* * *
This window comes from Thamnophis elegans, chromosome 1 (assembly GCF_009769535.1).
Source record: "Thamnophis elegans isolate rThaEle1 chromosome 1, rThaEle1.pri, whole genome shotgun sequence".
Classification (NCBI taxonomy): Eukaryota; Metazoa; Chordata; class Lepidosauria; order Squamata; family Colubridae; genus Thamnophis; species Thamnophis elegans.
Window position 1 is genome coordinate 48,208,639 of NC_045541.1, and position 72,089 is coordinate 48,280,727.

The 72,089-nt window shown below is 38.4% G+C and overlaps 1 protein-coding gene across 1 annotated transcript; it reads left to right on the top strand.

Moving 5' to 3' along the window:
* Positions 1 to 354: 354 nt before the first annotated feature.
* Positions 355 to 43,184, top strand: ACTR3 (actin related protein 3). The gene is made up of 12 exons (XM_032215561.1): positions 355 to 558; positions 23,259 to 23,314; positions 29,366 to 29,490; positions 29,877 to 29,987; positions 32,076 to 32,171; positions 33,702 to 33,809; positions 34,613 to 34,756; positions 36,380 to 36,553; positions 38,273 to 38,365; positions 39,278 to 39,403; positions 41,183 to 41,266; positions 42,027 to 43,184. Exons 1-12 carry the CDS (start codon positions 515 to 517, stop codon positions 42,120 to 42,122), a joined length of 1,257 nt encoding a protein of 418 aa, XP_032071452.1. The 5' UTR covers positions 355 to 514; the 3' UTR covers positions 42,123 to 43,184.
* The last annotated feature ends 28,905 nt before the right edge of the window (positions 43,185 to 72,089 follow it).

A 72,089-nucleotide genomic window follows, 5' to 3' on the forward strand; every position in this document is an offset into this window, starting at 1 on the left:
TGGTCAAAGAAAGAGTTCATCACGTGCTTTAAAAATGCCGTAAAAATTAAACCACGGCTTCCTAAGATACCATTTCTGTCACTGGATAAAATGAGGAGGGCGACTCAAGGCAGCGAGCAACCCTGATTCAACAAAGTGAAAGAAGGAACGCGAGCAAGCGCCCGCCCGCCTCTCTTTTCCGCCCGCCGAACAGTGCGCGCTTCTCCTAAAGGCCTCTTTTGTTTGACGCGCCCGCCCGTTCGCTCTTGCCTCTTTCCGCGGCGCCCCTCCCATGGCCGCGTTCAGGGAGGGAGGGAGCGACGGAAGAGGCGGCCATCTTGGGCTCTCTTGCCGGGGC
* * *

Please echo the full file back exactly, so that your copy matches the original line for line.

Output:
This window comes from Thamnophis elegans, chromosome 1 (assembly GCF_009769535.1).
Source record: "Thamnophis elegans isolate rThaEle1 chromosome 1, rThaEle1.pri, whole genome shotgun sequence".
Classification (NCBI taxonomy): Eukaryota; Metazoa; Chordata; class Lepidosauria; order Squamata; family Colubridae; genus Thamnophis; species Thamnophis elegans.
Window position 1 is genome coordinate 48,208,639 of NC_045541.1, and position 72,089 is coordinate 48,280,727.

The 72,089-nt window shown below is 38.4% G+C and overlaps 1 protein-coding gene across 1 annotated transcript; it reads left to right on the top strand.

Moving 5' to 3' along the window:
* Positions 1 to 354: 354 nt before the first annotated feature.
* Positions 355 to 43,184, top strand: ACTR3 (actin related protein 3). The gene is made up of 12 exons (XM_032215561.1): positions 355 to 558; positions 23,259 to 23,314; positions 29,366 to 29,490; positions 29,877 to 29,987; positions 32,076 to 32,171; positions 33,702 to 33,809; positions 34,613 to 34,756; positions 36,380 to 36,553; positions 38,273 to 38,365; positions 39,278 to 39,403; positions 41,183 to 41,266; positions 42,027 to 43,184. Exons 1-12 carry the CDS (start codon positions 515 to 517, stop codon positions 42,120 to 42,122), a joined length of 1,257 nt encoding a protein of 418 aa, XP_032071452.1. The 5' UTR covers positions 355 to 514; the 3' UTR covers positions 42,123 to 43,184.
* The last annotated feature ends 28,905 nt before the right edge of the window (positions 43,185 to 72,089 follow it).

A 72,089-nucleotide genomic window follows, 5' to 3' on the forward strand; every position in this document is an offset into this window, starting at 1 on the left:
TGGTCAAAGAAAGAGTTCATCACGTGCTTTAAAAATGCCGTAAAAATTAAACCACGGCTTCCTAAGATACCATTTCTGTCACTGGATAAAATGAGGAGGGCGACTCAAGGCAGCGAGCAACCCTGATTCAACAAAGTGAAAGAAGGAACGCGAGCAAGCGCCCGCCCGCCTCTCTTTTCCGCCCGCCGAACAGTGCGCGCTTCTCCTAAAGGCCTCTTTTGTTTGACGCGCCCGCCCGTTCGCTCTTGCCTCTTTCCGCGGCGCCCCTCCCATGGCCGCGTTCAGGGAGGGAGGGAGCGACGGAAGAGGCGGCCATCTTGGGCTCTCTTGCCGGGGC